TechRadar This guy is mapping how instruments radiate sound TechRadar It's been known for centuries that a musical instrument sounds different depending on the direction that you're listening to it from.
Lors d’un récent billet sur Les Carnets de la Phonothèque, Véronique Ginouvès, nous a fait un clin d’oeil en nous lançant sur la piste d’une éventuellement contribution au portail européen de sons liés au travail, Work with sounds.
NB: Ce billet est le premier d’une série à venir, intitulée Enquêtes dans la vallée du Vénéon : sons et rapports à l’environnement, autour de cette thématique générale d’auscultation de l’environnement, et plus précisément autour des enquêtes...
If you need some downtime, you could do worse than heading toward the darkest blue regions on this map. The image shows how the loudness of sound varies across the country, based on 1.5 million hours of acoustical monitoring.
Gizmodo Australia The Noisiest Neighbourhoods In New York, Seattle, And San Francisco Gizmodo Australia Car alarms, jackhammers, barking dogs, drunken brawls outside your window — ah, the sounds of the city.
The acoustic summary as a tool for representing urban sound environments. Damiano Oldonia, , Bert De Coensela, , , Annelies Bockstaela, , Michiel Boesa, , Bernard De Baetsb, , Dick Botteldoorena. Landscape and Urban Planning, Volume 144, December 2015, Pages 34–48.
Detecting and selecting sound events is emerging as an interesting technique for characterizing and representing the sound environment of a specific location. In this article we propose a computational model for automatically constructing a so-called acoustic summary, i.e. a comprehensive collection of sounds aiming to represent the specific sound environment at a given location. Such an acoustic summary could be used by architects, soundscape designers, and urban planners to explore – by listening – the sonic environment at a certain location as it is perceived by a human listener. The model is based on a self-organizing map, a type of neural network. It starts by extracting several psychoacoustic features from the sound. A specific, extensive and unsupervised training allows this map to be tuned to the typical sounds that are likely to be heard at the microphone location. The learning algorithm takes into account some basic aspects of human perception. For example, salient events tend to be better remembered than the ones that do not stand out, even if they occur less frequently. After the training, the self-organizing map is used to form an exhaustive acoustic summary by means of automatically recording specific sound events for the microphone location. In addition to describing the proposed tool, this paper also presents a validation test with local residents in order to show the ability of the model to pick up sounds which bring out the distinctiveness and the specificity of the soundscape as a local resident would do.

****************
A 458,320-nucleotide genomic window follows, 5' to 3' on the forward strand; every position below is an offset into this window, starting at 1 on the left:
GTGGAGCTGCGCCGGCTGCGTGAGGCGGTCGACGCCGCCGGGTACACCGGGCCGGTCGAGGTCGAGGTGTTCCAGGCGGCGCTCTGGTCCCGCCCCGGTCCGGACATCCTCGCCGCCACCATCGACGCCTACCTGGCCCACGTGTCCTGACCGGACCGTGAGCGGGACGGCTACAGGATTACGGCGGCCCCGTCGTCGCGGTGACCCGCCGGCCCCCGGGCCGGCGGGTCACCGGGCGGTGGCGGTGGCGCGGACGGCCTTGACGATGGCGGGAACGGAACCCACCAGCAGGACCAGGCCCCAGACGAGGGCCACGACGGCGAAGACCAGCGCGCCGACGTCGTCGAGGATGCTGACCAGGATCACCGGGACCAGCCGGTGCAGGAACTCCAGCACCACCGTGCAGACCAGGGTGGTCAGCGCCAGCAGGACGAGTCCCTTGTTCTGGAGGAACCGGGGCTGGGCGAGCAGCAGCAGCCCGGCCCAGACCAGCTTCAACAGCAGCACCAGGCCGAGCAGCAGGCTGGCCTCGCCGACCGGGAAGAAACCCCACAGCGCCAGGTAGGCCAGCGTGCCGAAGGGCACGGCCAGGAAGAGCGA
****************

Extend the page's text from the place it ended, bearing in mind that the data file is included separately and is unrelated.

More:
Crédits photo : even then. par kevinpaulmorris | Flickr Licence CC-BY-NC A l’occasion de ses recherches pour le laboratoire, la sociologue Martine Leroux s’est intéressée à plusieurs reprises au monde de l’hôpital et...
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